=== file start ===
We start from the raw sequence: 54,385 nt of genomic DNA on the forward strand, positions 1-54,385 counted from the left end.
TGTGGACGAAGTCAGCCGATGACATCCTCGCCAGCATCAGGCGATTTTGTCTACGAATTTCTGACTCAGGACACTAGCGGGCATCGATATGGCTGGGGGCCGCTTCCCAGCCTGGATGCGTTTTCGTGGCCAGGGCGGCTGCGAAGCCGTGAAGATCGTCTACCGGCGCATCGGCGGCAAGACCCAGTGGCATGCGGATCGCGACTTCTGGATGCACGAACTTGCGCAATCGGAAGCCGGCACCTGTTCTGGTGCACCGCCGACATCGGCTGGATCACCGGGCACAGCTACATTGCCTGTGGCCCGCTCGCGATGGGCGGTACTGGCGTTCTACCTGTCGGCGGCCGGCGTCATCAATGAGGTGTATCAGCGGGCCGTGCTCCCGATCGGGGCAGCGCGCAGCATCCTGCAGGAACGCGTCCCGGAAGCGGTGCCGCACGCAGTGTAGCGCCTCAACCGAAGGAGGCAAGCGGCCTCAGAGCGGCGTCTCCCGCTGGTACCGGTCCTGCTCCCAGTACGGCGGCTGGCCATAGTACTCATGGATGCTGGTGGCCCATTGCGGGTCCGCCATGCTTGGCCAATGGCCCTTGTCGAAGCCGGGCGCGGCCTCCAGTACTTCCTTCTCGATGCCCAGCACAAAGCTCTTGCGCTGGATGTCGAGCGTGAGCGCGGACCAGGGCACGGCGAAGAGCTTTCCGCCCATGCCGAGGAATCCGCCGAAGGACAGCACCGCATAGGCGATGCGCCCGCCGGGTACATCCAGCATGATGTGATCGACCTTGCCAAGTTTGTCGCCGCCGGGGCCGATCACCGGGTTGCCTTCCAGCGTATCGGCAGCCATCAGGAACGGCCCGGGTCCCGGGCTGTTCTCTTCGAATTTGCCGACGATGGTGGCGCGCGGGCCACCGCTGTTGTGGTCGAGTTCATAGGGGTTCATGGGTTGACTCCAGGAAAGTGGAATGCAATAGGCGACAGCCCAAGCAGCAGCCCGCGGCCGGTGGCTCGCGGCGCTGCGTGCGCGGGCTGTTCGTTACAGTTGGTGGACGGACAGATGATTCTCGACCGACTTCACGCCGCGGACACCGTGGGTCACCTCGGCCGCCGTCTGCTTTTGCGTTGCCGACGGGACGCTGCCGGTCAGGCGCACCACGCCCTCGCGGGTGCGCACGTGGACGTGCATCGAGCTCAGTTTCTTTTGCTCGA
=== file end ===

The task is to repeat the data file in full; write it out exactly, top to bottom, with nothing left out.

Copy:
We start from the raw sequence: 54,385 nt of genomic DNA on the forward strand, positions 1-54,385 counted from the left end.
TGTGGACGAAGTCAGCCGATGACATCCTCGCCAGCATCAGGCGATTTTGTCTACGAATTTCTGACTCAGGACACTAGCGGGCATCGATATGGCTGGGGGCCGCTTCCCAGCCTGGATGCGTTTTCGTGGCCAGGGCGGCTGCGAAGCCGTGAAGATCGTCTACCGGCGCATCGGCGGCAAGACCCAGTGGCATGCGGATCGCGACTTCTGGATGCACGAACTTGCGCAATCGGAAGCCGGCACCTGTTCTGGTGCACCGCCGACATCGGCTGGATCACCGGGCACAGCTACATTGCCTGTGGCCCGCTCGCGATGGGCGGTACTGGCGTTCTACCTGTCGGCGGCCGGCGTCATCAATGAGGTGTATCAGCGGGCCGTGCTCCCGATCGGGGCAGCGCGCAGCATCCTGCAGGAACGCGTCCCGGAAGCGGTGCCGCACGCAGTGTAGCGCCTCAACCGAAGGAGGCAAGCGGCCTCAGAGCGGCGTCTCCCGCTGGTACCGGTCCTGCTCCCAGTACGGCGGCTGGCCATAGTACTCATGGATGCTGGTGGCCCATTGCGGGTCCGCCATGCTTGGCCAATGGCCCTTGTCGAAGCCGGGCGCGGCCTCCAGTACTTCCTTCTCGATGCCCAGCACAAAGCTCTTGCGCTGGATGTCGAGCGTGAGCGCGGACCAGGGCACGGCGAAGAGCTTTCCGCCCATGCCGAGGAATCCGCCGAAGGACAGCACCGCATAGGCGATGCGCCCGCCGGGTACATCCAGCATGATGTGATCGACCTTGCCAAGTTTGTCGCCGCCGGGGCCGATCACCGGGTTGCCTTCCAGCGTATCGGCAGCCATCAGGAACGGCCCGGGTCCCGGGCTGTTCTCTTCGAATTTGCCGACGATGGTGGCGCGCGGGCCACCGCTGTTGTGGTCGAGTTCATAGGGGTTCATGGGTTGACTCCAGGAAAGTGGAATGCAATAGGCGACAGCCCAAGCAGCAGCCCGCGGCCGGTGGCTCGCGGCGCTGCGTGCGCGGGCTGTTCGTTACAGTTGGTGGACGGACAGATGATTCTCGACCGACTTCACGCCGCGGACACCGTGGGTCACCTCGGCCGCCGTCTGCTTTTGCGTTGCCGACGGGACGCTGCCGGTCAGGCGCACCACGCCCTCGCGGGTGCGCACGTGGACGTGCATCGAGCTCAGTTTCTTTTGCTCGA